The details of these conclusions may be challenged, in one way or another. But what is certain is that all the energy systems have to face drastic changes in the coming years. We, in BNP Paribas, have to adapt ourselves, and to anticipate to such energy transition. It is necessary if we want to help our clients be prepared to such complete change of paradigm.
CC: Those are significant long-term changes for many industries! The good news is that limiting global warming to 1.5°C compared to the pre-industrial era seems to be technically possible, at least from a theoretical point of view. But is it realistic to implement changes of such magnitude?
SS: The IPCC report concludes on an optimistic note, stating that rates of system changes associated with limiting global warming to 1.5°C have already occurred in the past. However, the past energy transitions were dealing with addition of new energies to existing ones: coal came as an addition to biomass-based fuel, oil came as an addition to coal, nuclear power came as an addition to fossil fuels. Today, the necessary energy transition requires the replacement of fossil fuels with low-carbon energy sources. A replacement of such magnitude and at such a rapid pace has never been witnessed in the past.
In addition to this, some technologies providing the 1.5°C pathways, such as CDR, require a massive scale-up while others are still rather controversial. Nuclear power is estimated to grow by 100% to 500% between 2010 and 2050. In addition, we must not neglect the technological progress that will surely bring new solutions and ever more effective technologies in the coming years. Those technologies will need to be taken into consideration by the IPCC as they emerge.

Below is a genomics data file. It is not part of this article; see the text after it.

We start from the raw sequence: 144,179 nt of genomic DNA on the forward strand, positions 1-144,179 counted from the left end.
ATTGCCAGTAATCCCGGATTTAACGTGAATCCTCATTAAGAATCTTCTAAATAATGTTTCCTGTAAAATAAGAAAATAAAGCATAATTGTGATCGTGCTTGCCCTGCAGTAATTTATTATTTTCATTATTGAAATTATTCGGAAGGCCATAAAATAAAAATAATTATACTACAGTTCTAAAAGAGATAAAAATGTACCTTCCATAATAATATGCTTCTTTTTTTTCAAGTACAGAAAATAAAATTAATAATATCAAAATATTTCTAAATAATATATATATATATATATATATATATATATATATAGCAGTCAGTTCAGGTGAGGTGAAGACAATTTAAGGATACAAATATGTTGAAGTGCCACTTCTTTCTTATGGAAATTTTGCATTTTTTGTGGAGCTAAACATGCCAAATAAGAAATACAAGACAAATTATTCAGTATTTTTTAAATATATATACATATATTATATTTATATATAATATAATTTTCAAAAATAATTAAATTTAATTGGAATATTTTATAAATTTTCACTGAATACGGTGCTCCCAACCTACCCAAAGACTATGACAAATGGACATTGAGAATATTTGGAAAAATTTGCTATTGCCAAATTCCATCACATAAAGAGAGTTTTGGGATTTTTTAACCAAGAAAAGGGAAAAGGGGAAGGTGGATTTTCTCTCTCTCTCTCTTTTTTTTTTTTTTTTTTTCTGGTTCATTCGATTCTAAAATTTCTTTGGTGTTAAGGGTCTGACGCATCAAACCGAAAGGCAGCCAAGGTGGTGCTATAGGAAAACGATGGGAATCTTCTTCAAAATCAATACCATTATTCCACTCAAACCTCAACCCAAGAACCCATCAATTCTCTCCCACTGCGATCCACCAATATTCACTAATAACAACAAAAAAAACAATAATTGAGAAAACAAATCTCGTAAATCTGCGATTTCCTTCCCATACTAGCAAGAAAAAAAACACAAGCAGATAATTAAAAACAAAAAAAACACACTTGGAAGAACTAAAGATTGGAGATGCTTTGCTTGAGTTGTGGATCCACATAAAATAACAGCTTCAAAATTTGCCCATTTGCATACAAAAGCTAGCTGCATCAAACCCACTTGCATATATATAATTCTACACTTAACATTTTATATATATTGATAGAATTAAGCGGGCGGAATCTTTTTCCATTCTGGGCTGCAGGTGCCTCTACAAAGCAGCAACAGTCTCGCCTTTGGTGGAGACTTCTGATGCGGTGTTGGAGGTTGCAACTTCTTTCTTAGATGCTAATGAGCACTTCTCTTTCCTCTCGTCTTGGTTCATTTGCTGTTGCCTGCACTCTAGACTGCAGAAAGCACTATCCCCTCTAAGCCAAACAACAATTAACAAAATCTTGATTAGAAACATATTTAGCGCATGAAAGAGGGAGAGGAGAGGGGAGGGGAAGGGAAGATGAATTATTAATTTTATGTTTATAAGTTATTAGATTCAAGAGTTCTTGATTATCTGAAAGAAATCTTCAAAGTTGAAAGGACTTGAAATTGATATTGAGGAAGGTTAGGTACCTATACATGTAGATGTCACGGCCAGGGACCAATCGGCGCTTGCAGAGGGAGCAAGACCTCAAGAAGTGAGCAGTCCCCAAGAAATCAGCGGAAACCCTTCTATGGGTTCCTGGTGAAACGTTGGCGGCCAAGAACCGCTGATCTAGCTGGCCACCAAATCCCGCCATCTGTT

CC: The topic of climate change has often been hotly debated in several countries at the highest political level. From your point of view, what is the role of governments and civil society in the adoption of the required changes?
SS: At this stage, geopolitical issues are obviously a key point in the global climate strategies. Climate change is a global issue with local solutions: every government, every company, every actor have to develop specific solutions if we want to fight effectively climate change, that will have impacts everywhere on each of us. Sharing effort and investment between developed and emerging countries is a heavily debated issue. In that regard, the action of the biggest emitters, the US and China, is still highly uncertain.
Most importantly, such drastic changes require the engagement of most, if not all, inhabitants on this planet since they all have a role to play. Most people, companies and governments need to be convinced that limiting global warming to 1.5°C, or at worst 2°C, is possible, and, more importantly, that it is worth it, for all of us. Even though it entails some radical behavioural changes linked to consumption and ways of living, limiting global warming will help us build a more pleasant world, a world that is easier to live in when compared to a business-as-usual world, with global warming higher than 3°C.
CC: Many thanks for your comments Sébastien. Let us hope COP24 will become the decisive step towards the global mobilisation of effort to tackle climate change!